Ultimately, then, the question upon which our collective future depends becomes “how do we become part of the land on which we stand?” We [settler colonists] cannot become Indigenous. But we need not be “roving bandits” or aggressive invasive species. It is time to change the story. The coastal First Nations with whom Frid works have “ancient and sophisticated legal systems that outline human responsibilities towards human and non-human kin” (cf Haraway, above). By being more mindful of these commitments, by shifting the metanarrative of modern human settlement from conquest, invasion, domination, and destruction toward a more gentle, inclusive vision of shared lives inherent to place, lived with an eye to need rather than desire, and to what we leave behind rather than on what we can take and accumulate, we can make a difference (pp. 23-25). We settlers of Indigenous territory would do well to borrow Robin Wall Kimmerer’s insight from Braiding Sweetgrass (as Frid does) and make the plantain — an introduced species that offered benefit to Indigenous people — rather than the endlessly aggressive kudzu and loosestrife, our emblem. Respect, gratitude, and reciprocity towards all living things are at the very core of the aforementioned Indigenous codes (or stories). These are words to think with, and ideas to live by, as we appraise the Anthropocene — and decide the future.
Graeme Wynn is Professor Emeritus of Geography at UBC. As an historical geographer and environmental historian, he served that institution in various capacities including Associate Dean of Arts, twice as Head of Geography and, for six years, as editor of BC Studies. A Fellow of the Royal Society of Canada, he served as President of the American Society for Environmental History (2017-2019) and he is Adjunct Professor (History) in the University of Canterbury, New Zealand. Wynn currently serves on the Advisory Board of The Ormsby Review, on the Advisory Board of UBC’s Green College, and as Vice-Principal of UBC’s Emeritus College. Much of his work has focused on Canada, although his interests extend more broadly to encompass much of the so-called British world. He edits the Nature|History|Society series published by UBC Press, and in 2019, under the On Point imprint of UBC Press, published a collection of essays, co-edited with Colin Coates, The Nature of Canada, reviewed for The Ormsby Review by Jenny Clayton. Editor’s note: a chapter by Graeme Wynn in The Nature of Canada, co-written with Jennifer Bonnell, was also published in The Ormsby Review.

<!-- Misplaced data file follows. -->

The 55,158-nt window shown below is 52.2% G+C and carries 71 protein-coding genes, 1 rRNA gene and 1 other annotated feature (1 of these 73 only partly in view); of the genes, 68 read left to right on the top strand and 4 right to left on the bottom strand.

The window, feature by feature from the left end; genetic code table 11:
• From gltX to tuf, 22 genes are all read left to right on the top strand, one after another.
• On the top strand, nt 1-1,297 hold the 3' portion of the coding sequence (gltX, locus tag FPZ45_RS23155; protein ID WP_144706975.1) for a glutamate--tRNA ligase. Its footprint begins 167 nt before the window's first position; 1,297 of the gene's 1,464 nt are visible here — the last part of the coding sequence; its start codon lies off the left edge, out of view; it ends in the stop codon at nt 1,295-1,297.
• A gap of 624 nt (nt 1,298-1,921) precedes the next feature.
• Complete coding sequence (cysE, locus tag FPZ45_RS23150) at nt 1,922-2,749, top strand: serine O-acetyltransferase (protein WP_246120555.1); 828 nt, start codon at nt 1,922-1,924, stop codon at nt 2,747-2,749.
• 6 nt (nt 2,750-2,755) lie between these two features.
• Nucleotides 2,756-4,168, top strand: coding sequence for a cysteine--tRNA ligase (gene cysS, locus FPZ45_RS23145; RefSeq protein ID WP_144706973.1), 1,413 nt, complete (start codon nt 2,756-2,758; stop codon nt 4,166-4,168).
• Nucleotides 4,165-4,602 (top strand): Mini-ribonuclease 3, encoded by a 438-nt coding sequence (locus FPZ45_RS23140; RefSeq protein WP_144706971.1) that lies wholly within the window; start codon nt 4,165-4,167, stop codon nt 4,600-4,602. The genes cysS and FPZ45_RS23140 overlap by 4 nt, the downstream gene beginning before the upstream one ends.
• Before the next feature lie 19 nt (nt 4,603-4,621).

Publisher and Editor: Richard Mackie
The Ormsby Review is a journal service for serious coverage of B.C. books and authors, hosted by Simon Fraser University. The Advisory Board consists of Jean Barman, Robin Fisher, Cole Harris, Wade Davis, Hugh Johnston, Patricia Roy, David Stouck, and Graeme Wynn. Scholarly Patron: SFU Graduate Liberal Studies. Honorary Patron: Yosef Wosk. Provincial Government Patron since September 2018: Creative BC
“Only connect.” – E.M. Forster
 Carys Bennett, Jan Zalasiewicz, Mark Williams, Richard Thomas, “How chickens became the ultimate symbol of the Anthropocene,” The Coversation, December 12, 2018
 Jason W. Moore, “Confronting the Popular Anthropocene: Toward an Ecology of Hope,” New Geographies (a journal founded and produced by doctoral candidates at the Harvard University Graduate School of Design) 9, (2017), 186-91. For an extended review and commentary see Benjamin Kunkel, “The Capitalocene,” London Review of Books, 39, 5 (2 March 2017)
 Donna J. Haraway, “Anthropocene, Capitalocene, Plantationocene, Chthulucene: Making Kin,” Environmental Humanities, 6 (2015), 159-165 ; Donna J. Haraway, Staying with the Trouble: Making Kin in the Chthulucene (Durham, NC: Duke University Press, 2016)
 Violetta Wilk, “How a humble Perth boathouse became Australia’s most unlikely tourist attraction,” The Conversation, June 20, 2019
 Richard White, Organic Machine (New York: Hill and Wang, 1995)
 David Suzuki and Graeme Wynn, “Has Environmentalism Failed?” Pp. 167-188 in Lev Bratishenko and Mirko Zardini, eds., It’s All Happening so Fast: A Counter-History of the Modern Canadian Environmental Movement (Montreal: Canadian Centre for Architecture, 2016), quote on 178
 Robin Wall Kimmerer, Braiding Sweetgrass: indigenous wisdom, scientific knowledge and the teachings of plants (Minneapolis, MN: Milkweed Editions, 2013)